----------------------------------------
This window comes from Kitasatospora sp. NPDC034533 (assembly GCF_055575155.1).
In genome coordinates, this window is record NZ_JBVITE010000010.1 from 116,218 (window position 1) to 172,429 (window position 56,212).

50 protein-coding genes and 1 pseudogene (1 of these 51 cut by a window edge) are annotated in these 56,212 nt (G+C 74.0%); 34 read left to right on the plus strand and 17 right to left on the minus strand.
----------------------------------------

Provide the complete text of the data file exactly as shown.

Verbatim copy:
This window comes from Kitasatospora sp. NPDC034533 (assembly GCF_055575155.1).
In genome coordinates, this window is record NZ_JBVITE010000010.1 from 116,218 (window position 1) to 172,429 (window position 56,212).

50 protein-coding genes and 1 pseudogene (1 of these 51 cut by a window edge) are annotated in these 56,212 nt (G+C 74.0%); 34 read left to right on the plus strand and 17 right to left on the minus strand.